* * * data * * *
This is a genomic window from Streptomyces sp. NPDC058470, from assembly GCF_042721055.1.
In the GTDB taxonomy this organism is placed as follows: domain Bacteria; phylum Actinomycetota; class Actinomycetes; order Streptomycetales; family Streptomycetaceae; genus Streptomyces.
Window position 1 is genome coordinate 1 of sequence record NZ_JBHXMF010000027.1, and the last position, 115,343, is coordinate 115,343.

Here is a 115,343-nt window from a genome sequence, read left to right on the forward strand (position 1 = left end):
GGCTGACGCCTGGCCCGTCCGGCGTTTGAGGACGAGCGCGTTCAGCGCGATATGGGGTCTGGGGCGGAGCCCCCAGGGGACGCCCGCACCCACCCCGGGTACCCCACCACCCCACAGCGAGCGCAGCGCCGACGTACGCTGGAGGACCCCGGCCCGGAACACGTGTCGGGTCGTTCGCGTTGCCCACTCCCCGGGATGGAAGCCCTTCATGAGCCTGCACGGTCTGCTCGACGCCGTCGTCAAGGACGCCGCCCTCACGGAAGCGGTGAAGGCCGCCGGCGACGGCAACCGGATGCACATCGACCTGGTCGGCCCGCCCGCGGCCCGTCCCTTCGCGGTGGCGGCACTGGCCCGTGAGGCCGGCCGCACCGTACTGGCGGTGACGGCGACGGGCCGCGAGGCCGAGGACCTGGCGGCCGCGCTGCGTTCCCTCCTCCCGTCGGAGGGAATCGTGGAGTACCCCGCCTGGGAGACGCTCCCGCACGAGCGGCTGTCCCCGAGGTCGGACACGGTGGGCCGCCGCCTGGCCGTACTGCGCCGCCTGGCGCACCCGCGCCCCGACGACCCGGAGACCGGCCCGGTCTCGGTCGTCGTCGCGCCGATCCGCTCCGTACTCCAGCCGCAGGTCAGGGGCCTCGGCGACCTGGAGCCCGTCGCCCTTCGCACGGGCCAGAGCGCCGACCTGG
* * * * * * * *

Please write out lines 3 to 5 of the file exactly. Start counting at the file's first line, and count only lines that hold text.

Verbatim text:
Window position 1 is genome coordinate 1 of sequence record NZ_JBHXMF010000027.1, and the last position, 115,343, is coordinate 115,343.

Here is a 115,343-nt window from a genome sequence, read left to right on the forward strand (position 1 = left end):
GGCTGACGCCTGGCCCGTCCGGCGTTTGAGGACGAGCGCGTTCAGCGCGATATGGGGTCTGGGGCGGAGCCCCCAGGGGACGCCCGCACCCACCCCGGGTACCCCACCACCCCACAGCGAGCGCAGCGCCGACGTACGCTGGAGGACCCCGGCCCGGAACACGTGTCGGGTCGTTCGCGTTGCCCACTCCCCGGGATGGAAGCCCTTCATGAGCCTGCACGGTCTGCTCGACGCCGTCGTCAAGGACGCCGCCCTCACGGAAGCGGTGAAGGCCGCCGGCGACGGCAACCGGATGCACATCGACCTGGTCGGCCCGCCCGCGGCCCGTCCCTTCGCGGTGGCGGCACTGGCCCGTGAGGCCGGCCGCACCGTACTGGCGGTGACGGCGACGGGCCGCGAGGCCGAGGACCTGGCGGCCGCGCTGCGTTCCCTCCTCCCGTCGGAGGGAATCGTGGAGTACCCCGCCTGGGAGACGCTCCCGCACGAGCGGCTGTCCCCGAGGTCGGACACGGTGGGCCGCCGCCTGGCCGTACTGCGCCGCCTGGCGCACCCGCGCCCCGACGACCCGGAGACCGGCCCGGTCTCGGTCGTCGTCGCGCCGATCCGCTCCGTACTCCAGCCGCAGGTCAGGGGCCTCGGCGACCTGGAGCCCGTCGCCCTTCGCACGGGCCAGAGCGCCGACCTGG